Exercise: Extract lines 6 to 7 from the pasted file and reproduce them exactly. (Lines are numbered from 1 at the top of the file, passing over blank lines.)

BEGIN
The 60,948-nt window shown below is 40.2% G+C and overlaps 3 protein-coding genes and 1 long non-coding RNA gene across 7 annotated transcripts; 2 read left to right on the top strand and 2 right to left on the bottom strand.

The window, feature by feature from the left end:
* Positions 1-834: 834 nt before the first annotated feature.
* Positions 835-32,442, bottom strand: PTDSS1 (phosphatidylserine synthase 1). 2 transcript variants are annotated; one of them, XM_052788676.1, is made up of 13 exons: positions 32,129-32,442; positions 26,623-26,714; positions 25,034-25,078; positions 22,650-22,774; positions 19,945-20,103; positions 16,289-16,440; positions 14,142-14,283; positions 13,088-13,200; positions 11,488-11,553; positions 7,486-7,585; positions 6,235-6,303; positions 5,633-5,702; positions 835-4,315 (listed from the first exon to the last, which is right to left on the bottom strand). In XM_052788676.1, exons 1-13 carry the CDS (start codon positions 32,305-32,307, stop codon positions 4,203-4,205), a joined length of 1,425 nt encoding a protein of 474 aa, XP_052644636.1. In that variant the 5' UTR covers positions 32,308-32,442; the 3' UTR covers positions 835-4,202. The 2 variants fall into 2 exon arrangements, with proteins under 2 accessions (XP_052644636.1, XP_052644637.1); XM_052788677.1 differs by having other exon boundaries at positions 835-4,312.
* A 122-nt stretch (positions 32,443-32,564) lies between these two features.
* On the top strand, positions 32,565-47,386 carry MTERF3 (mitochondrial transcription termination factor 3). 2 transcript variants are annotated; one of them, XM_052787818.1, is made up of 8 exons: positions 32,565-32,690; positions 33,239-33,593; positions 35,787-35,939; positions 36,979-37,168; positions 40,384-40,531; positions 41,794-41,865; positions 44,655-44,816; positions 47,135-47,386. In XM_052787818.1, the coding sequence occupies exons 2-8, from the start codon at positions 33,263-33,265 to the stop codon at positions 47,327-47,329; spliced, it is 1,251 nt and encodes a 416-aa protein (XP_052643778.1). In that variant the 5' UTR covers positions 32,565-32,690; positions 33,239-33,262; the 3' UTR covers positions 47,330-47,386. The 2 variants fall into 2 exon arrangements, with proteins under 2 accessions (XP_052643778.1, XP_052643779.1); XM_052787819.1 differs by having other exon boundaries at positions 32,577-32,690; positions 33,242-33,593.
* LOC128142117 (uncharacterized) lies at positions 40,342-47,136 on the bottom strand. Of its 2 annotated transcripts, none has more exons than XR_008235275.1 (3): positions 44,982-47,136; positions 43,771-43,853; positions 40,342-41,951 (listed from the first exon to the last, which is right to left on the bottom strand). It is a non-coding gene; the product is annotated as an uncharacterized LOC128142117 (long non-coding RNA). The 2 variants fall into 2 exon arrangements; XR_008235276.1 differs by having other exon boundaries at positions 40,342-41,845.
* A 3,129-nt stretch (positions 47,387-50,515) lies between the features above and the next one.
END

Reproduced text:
* On the top strand, positions 32,565-47,386 carry MTERF3 (mitochondrial transcription termination factor 3). 2 transcript variants are annotated; one of them, XM_052787818.1, is made up of 8 exons: positions 32,565-32,690; positions 33,239-33,593; positions 35,787-35,939; positions 36,979-37,168; positions 40,384-40,531; positions 41,794-41,865; positions 44,655-44,816; positions 47,135-47,386. In XM_052787818.1, the coding sequence occupies exons 2-8, from the start codon at positions 33,263-33,265 to the stop codon at positions 47,327-47,329; spliced, it is 1,251 nt and encodes a 416-aa protein (XP_052643778.1). In that variant the 5' UTR covers positions 32,565-32,690; positions 33,239-33,262; the 3' UTR covers positions 47,330-47,386. The 2 variants fall into 2 exon arrangements, with proteins under 2 accessions (XP_052643778.1, XP_052643779.1); XM_052787819.1 differs by having other exon boundaries at positions 32,577-32,690; positions 33,242-33,593.
* LOC128142117 (uncharacterized) lies at positions 40,342-47,136 on the bottom strand. Of its 2 annotated transcripts, none has more exons than XR_008235275.1 (3): positions 44,982-47,136; positions 43,771-43,853; positions 40,342-41,951 (listed from the first exon to the last, which is right to left on the bottom strand). It is a non-coding gene; the product is annotated as an uncharacterized LOC128142117 (long non-coding RNA). The 2 variants fall into 2 exon arrangements; XR_008235276.1 differs by having other exon boundaries at positions 40,342-41,845.